The meeting hall at 15 Washington St., Newark erupted with applause at the conclusion of former Paterson, NJ student John Anthony Arroyo’s brief and emotional summary of his educational history.
Arroyo spoke just prior to Gov. Phil Murphy’s and NJ Secretary of Higher Education Zakiya Smith Ellis’s unveiling of New Jersey’s new State Higher Education Plan.
Arroyo describes himself as a gifted and talented student who consistently made the honor roll until he reached the sixth grade. He tells the story of a student, whom he later revealed as himself, that almost gave up.
“In middle school he was lost. He thought his chances were slim and he stopped trying his best,” said Arroyo, “Education was not a priority. He had more immediate worries at home with a new baby sister and a struggling mom.”
The story is a familiar one to many educators across New Jersey who often observe changes in students who are experiencing challenges. They worry about their students’ futures after high school. College is expensive for many families, and application procedures can be confusing.
“He didn’t think he would go to college,” Arroyo continued, “Worst case scenario, he could join the gang his older cousins were a part of.”
Arroyo credits his counselor with encouraging him to make the life changing decision to apply for college, and the New Jersey Equal Opportunity Fund for making it possible. He is currently enrolled at Rutgers University with a major in accounting and finance.
The event to roll out the new plan was held at the Rutgers campus in Newark. NJEA higher education members and staff, NJEA Vice President Sean M. Spiller, NJEA Secretary-Treasurer Steve Beatty and many state officials and legislators were in attendance.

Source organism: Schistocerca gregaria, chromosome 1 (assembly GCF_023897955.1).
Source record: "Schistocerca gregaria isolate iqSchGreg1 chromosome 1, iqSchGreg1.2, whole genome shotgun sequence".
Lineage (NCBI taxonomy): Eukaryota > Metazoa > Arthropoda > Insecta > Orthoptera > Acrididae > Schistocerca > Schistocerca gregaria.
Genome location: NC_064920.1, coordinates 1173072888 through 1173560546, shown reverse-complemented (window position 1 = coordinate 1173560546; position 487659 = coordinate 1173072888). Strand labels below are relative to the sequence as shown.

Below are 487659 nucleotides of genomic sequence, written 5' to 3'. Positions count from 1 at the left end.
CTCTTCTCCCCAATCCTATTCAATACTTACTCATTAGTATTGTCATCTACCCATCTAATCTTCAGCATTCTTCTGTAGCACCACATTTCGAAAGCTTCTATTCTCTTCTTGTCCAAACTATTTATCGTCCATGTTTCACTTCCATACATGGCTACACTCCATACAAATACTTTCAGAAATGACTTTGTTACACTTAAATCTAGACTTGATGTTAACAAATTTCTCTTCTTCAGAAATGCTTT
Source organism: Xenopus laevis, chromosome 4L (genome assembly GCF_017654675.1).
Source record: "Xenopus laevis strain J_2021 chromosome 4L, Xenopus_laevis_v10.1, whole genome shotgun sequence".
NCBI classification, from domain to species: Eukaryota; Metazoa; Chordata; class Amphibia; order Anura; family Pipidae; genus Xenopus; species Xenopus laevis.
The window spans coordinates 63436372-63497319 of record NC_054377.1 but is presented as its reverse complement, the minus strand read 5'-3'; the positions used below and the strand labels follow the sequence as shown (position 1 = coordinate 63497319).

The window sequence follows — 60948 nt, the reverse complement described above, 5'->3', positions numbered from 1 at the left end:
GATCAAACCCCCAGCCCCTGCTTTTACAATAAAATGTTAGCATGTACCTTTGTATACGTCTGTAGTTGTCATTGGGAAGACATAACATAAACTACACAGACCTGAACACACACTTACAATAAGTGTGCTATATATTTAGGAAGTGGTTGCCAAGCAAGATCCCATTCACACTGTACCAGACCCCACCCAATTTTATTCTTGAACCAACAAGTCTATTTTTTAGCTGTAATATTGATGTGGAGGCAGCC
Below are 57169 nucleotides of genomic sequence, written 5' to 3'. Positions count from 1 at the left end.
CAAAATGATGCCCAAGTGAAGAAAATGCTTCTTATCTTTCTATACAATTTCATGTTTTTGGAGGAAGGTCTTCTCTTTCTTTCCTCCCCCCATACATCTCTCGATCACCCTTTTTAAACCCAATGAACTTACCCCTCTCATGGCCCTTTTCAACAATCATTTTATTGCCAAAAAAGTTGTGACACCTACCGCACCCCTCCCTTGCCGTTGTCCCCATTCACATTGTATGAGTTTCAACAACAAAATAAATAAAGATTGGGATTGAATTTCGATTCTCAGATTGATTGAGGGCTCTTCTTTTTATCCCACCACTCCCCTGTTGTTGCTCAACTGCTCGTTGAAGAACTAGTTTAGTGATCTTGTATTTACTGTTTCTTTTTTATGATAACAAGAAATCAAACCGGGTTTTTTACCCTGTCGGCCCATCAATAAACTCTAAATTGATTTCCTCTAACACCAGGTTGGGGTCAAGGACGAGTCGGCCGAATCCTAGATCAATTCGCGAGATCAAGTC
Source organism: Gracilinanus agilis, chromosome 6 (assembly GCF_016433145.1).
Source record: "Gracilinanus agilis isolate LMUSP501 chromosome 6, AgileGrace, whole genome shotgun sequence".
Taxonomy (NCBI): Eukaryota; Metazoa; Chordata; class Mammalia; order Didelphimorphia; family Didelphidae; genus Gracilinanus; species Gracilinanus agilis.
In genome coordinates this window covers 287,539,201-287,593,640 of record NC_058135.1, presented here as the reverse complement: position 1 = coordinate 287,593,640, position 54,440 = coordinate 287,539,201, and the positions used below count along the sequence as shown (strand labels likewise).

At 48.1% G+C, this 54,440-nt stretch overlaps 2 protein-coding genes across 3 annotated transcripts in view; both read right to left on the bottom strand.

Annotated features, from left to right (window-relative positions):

The plan promises to make the state’s higher education system more accessible, affordable, and easier to navigate. New Jersey is currently ranked as the fourth most expensive state to get a four-year degree.
“This is a student driven plan, not an institution driven plan,” said Murphy, “Our goal is to keep more of our young people here in New Jersey so they can be a part of our state’s future.” Murphy remarked that he is tired of New Jersey’s leading export being our “college-bound high school seniors.”
The plan titled, “Where Opportunity Meets Innovation: A Student-Centered Vision for New Jersey Higher Education,” includes a vision statement, a student bill of rights, and a map for implementation.
Gov. Murphy stated that the goal of the initiative is to unite New Jersey’s 78 higher education institutions and boost the state’s school-to-workforce pipeline.
Details of the plan can be found here.
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